Journal of Rehabilitation Medicine Volume 41, Issue 3 DOI: 10.2340/16501977-0317 Pages: 174-178
Kil-Byung Lim, Hong-Jae Lee, Sung-Shick Lim, Yoo-Im Choi
OBJECTIVE: The aim of this study was to assess the effectiveness of neuromuscular electrical stimulation in patients with dysphagia caused by stroke.
METHODS: Thirty-six subjects were randomized into experimental and control groups. The control group was given thermal-tactile stimulation treatment only, while in the experimental group neuromuscular electrical stimulation and thermal-tactile stimulation treatments were applied simultaneously. Swallowing function was assessed before and 4 weeks after treatment, and evaluated via the swallow function scoring system, penetration-aspiration scale, and pharyngeal transit time. In addition, the discomfort score during the treatments and the satisfaction score 4 weeks after the treatments were measured.
RESULTS: Twenty-eight persons with dysphagia completed the study, 16 in the experimental group and 12 in the control group. Both groups showed improvement, but the experimental group showed more significant improvement in the swallow function scoring system, penetration-aspiration scale and pharyngeal transit time than the control group. The patient’s discomfort score did not show statistically significant differences in either group, but the satisfactory score was higher in the experimental group.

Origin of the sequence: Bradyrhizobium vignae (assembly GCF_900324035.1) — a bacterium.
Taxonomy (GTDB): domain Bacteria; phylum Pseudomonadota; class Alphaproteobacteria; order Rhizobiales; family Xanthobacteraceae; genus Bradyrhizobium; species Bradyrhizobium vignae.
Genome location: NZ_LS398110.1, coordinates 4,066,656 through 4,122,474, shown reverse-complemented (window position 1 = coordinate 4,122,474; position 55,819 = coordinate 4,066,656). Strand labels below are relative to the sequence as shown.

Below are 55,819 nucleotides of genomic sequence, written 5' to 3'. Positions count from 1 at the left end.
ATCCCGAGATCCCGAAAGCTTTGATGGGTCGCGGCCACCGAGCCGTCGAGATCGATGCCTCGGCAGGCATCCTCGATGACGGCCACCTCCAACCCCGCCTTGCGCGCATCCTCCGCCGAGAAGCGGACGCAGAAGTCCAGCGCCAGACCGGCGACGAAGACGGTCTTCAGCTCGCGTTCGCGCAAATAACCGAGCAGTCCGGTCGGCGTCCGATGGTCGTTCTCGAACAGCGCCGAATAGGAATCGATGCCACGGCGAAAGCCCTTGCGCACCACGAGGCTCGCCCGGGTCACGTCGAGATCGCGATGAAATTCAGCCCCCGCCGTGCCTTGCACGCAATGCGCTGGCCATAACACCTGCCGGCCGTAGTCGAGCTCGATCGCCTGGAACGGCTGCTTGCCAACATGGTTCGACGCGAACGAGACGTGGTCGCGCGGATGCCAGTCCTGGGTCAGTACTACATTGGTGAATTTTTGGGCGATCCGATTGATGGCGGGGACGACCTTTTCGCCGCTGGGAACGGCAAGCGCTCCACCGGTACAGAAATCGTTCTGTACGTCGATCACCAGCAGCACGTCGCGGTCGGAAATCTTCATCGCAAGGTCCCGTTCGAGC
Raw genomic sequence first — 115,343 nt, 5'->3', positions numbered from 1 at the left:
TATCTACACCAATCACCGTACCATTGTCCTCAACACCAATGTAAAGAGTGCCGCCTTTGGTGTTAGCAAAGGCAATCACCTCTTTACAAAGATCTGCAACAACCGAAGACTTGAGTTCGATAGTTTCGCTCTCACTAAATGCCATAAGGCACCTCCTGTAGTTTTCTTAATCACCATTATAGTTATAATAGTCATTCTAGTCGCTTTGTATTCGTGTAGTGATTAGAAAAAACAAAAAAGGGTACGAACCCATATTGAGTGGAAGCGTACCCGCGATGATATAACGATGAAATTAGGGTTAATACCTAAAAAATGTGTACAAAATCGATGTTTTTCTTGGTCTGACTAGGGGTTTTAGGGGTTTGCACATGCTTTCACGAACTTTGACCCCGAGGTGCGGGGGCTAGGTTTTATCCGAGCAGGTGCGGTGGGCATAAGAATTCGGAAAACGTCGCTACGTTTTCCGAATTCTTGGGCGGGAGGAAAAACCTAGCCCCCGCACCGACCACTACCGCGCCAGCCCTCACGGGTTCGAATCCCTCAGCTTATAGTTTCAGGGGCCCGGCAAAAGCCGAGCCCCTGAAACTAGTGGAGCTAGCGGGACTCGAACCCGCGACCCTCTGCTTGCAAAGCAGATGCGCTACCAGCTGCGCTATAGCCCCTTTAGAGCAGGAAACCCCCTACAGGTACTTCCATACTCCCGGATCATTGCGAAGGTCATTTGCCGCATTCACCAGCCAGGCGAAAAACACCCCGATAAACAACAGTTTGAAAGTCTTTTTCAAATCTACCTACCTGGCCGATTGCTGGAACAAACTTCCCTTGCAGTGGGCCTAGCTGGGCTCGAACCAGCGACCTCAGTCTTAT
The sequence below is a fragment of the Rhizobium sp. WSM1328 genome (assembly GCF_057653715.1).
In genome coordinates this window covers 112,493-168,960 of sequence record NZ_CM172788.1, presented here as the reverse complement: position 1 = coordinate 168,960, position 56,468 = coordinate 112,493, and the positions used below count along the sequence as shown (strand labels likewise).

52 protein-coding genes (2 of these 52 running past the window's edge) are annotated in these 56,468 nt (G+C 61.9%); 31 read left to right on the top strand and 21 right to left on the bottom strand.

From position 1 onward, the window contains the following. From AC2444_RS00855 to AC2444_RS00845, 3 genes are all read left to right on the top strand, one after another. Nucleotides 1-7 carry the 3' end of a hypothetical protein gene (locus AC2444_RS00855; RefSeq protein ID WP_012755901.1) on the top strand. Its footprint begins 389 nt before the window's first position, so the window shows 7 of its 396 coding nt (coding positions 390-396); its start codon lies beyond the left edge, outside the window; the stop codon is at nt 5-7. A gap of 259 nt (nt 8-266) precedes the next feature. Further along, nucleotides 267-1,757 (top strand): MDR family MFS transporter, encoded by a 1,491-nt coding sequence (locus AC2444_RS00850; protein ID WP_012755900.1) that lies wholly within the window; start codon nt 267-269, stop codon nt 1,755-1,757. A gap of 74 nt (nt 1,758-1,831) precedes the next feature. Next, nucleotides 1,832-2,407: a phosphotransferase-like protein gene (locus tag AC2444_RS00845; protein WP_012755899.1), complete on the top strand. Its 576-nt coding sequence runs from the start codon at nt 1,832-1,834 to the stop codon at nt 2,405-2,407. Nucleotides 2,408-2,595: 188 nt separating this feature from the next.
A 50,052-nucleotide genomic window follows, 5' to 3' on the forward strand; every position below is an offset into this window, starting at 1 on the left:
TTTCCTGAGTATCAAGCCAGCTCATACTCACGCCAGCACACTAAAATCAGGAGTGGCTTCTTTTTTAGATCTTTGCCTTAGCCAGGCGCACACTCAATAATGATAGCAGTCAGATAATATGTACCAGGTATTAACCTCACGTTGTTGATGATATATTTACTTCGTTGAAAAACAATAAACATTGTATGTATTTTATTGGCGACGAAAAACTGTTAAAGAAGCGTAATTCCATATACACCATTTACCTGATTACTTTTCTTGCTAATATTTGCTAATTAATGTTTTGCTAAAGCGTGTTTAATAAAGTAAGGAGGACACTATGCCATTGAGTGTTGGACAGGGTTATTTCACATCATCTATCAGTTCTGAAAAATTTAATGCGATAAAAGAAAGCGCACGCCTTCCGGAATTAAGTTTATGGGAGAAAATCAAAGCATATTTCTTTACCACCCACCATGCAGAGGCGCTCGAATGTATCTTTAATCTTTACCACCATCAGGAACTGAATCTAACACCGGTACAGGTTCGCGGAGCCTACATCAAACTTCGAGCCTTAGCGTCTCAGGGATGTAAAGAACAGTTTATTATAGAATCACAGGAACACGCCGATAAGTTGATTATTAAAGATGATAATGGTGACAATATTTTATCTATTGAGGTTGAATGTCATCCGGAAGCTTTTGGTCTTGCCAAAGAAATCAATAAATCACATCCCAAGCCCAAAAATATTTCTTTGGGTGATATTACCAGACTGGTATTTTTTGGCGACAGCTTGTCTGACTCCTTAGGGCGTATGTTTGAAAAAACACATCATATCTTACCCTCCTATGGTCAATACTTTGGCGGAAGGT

CONCLUSION: The results suggest that neuromuscular electrical stimulation combined with thermal-tactile stimulation is a better treatment for patients with swallowing disorders after stroke than thermal-tactile stimulation alone.